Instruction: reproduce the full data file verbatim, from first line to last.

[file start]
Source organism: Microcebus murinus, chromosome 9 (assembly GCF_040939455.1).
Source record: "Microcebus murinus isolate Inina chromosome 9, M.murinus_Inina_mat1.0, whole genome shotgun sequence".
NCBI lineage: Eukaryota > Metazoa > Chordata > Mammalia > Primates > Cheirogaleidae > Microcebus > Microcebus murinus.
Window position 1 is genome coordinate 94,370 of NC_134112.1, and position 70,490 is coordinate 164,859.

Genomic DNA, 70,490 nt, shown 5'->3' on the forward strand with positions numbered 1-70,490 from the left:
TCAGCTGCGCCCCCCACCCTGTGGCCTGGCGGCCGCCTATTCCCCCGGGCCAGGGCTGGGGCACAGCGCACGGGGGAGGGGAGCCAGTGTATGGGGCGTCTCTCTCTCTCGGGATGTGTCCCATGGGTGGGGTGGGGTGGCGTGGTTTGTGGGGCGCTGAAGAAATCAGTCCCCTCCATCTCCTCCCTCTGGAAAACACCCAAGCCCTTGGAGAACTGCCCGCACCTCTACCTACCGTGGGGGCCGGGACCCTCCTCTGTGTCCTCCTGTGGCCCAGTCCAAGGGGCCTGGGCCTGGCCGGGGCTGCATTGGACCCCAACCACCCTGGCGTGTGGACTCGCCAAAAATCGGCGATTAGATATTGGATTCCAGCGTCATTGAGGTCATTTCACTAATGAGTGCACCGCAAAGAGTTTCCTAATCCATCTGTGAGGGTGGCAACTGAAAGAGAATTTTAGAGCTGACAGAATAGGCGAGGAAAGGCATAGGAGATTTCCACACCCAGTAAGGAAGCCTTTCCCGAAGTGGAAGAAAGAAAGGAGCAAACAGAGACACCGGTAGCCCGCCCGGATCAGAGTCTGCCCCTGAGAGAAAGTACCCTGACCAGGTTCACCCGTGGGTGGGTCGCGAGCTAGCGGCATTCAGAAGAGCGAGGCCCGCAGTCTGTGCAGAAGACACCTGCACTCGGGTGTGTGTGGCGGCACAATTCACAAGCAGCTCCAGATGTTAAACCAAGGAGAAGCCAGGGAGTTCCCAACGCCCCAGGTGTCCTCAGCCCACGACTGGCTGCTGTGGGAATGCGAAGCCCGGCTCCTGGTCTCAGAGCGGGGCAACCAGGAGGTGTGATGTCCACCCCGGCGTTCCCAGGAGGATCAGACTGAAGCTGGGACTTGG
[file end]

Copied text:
Source organism: Microcebus murinus, chromosome 9 (assembly GCF_040939455.1).
Source record: "Microcebus murinus isolate Inina chromosome 9, M.murinus_Inina_mat1.0, whole genome shotgun sequence".
NCBI lineage: Eukaryota > Metazoa > Chordata > Mammalia > Primates > Cheirogaleidae > Microcebus > Microcebus murinus.
Window position 1 is genome coordinate 94,370 of NC_134112.1, and position 70,490 is coordinate 164,859.

Genomic DNA, 70,490 nt, shown 5'->3' on the forward strand with positions numbered 1-70,490 from the left:
TCAGCTGCGCCCCCCACCCTGTGGCCTGGCGGCCGCCTATTCCCCCGGGCCAGGGCTGGGGCACAGCGCACGGGGGAGGGGAGCCAGTGTATGGGGCGTCTCTCTCTCTCGGGATGTGTCCCATGGGTGGGGTGGGGTGGCGTGGTTTGTGGGGCGCTGAAGAAATCAGTCCCCTCCATCTCCTCCCTCTGGAAAACACCCAAGCCCTTGGAGAACTGCCCGCACCTCTACCTACCGTGGGGGCCGGGACCCTCCTCTGTGTCCTCCTGTGGCCCAGTCCAAGGGGCCTGGGCCTGGCCGGGGCTGCATTGGACCCCAACCACCCTGGCGTGTGGACTCGCCAAAAATCGGCGATTAGATATTGGATTCCAGCGTCATTGAGGTCATTTCACTAATGAGTGCACCGCAAAGAGTTTCCTAATCCATCTGTGAGGGTGGCAACTGAAAGAGAATTTTAGAGCTGACAGAATAGGCGAGGAAAGGCATAGGAGATTTCCACACCCAGTAAGGAAGCCTTTCCCGAAGTGGAAGAAAGAAAGGAGCAAACAGAGACACCGGTAGCCCGCCCGGATCAGAGTCTGCCCCTGAGAGAAAGTACCCTGACCAGGTTCACCCGTGGGTGGGTCGCGAGCTAGCGGCATTCAGAAGAGCGAGGCCCGCAGTCTGTGCAGAAGACACCTGCACTCGGGTGTGTGTGGCGGCACAATTCACAAGCAGCTCCAGATGTTAAACCAAGGAGAAGCCAGGGAGTTCCCAACGCCCCAGGTGTCCTCAGCCCACGACTGGCTGCTGTGGGAATGCGAAGCCCGGCTCCTGGTCTCAGAGCGGGGCAACCAGGAGGTGTGATGTCCACCCCGGCGTTCCCAGGAGGATCAGACTGAAGCTGGGACTTGG